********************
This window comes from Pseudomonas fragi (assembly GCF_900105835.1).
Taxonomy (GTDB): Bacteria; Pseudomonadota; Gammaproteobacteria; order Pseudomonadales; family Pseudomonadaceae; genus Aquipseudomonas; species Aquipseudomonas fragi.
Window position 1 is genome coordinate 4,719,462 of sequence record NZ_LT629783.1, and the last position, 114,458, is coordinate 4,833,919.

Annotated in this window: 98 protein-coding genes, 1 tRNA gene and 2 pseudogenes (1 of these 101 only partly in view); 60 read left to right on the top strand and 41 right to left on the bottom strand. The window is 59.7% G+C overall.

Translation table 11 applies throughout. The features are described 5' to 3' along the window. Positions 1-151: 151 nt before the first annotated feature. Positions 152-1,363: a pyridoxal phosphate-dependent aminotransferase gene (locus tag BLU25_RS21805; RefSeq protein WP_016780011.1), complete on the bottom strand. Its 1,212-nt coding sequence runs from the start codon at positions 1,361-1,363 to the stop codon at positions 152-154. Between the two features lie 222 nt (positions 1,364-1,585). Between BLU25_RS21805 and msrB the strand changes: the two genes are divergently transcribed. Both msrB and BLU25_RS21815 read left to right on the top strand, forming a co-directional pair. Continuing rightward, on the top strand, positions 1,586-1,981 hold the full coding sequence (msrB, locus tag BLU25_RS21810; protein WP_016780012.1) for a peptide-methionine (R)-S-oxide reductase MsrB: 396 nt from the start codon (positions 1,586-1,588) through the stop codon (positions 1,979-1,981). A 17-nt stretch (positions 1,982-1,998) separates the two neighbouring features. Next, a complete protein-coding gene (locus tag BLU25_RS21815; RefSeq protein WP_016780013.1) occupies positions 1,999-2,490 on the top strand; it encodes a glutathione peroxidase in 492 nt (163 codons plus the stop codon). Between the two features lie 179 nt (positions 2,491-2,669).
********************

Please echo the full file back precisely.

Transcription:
This window comes from Pseudomonas fragi (assembly GCF_900105835.1).
Taxonomy (GTDB): Bacteria; Pseudomonadota; Gammaproteobacteria; order Pseudomonadales; family Pseudomonadaceae; genus Aquipseudomonas; species Aquipseudomonas fragi.
Window position 1 is genome coordinate 4,719,462 of sequence record NZ_LT629783.1, and the last position, 114,458, is coordinate 4,833,919.

Annotated in this window: 98 protein-coding genes, 1 tRNA gene and 2 pseudogenes (1 of these 101 only partly in view); 60 read left to right on the top strand and 41 right to left on the bottom strand. The window is 59.7% G+C overall.

Translation table 11 applies throughout. The features are described 5' to 3' along the window. Positions 1-151: 151 nt before the first annotated feature. Positions 152-1,363: a pyridoxal phosphate-dependent aminotransferase gene (locus tag BLU25_RS21805; RefSeq protein WP_016780011.1), complete on the bottom strand. Its 1,212-nt coding sequence runs from the start codon at positions 1,361-1,363 to the stop codon at positions 152-154. Between the two features lie 222 nt (positions 1,364-1,585). Between BLU25_RS21805 and msrB the strand changes: the two genes are divergently transcribed. Both msrB and BLU25_RS21815 read left to right on the top strand, forming a co-directional pair. Continuing rightward, on the top strand, positions 1,586-1,981 hold the full coding sequence (msrB, locus tag BLU25_RS21810; protein WP_016780012.1) for a peptide-methionine (R)-S-oxide reductase MsrB: 396 nt from the start codon (positions 1,586-1,588) through the stop codon (positions 1,979-1,981). A 17-nt stretch (positions 1,982-1,998) separates the two neighbouring features. Next, a complete protein-coding gene (locus tag BLU25_RS21815; RefSeq protein WP_016780013.1) occupies positions 1,999-2,490 on the top strand; it encodes a glutathione peroxidase in 492 nt (163 codons plus the stop codon). Between the two features lie 179 nt (positions 2,491-2,669).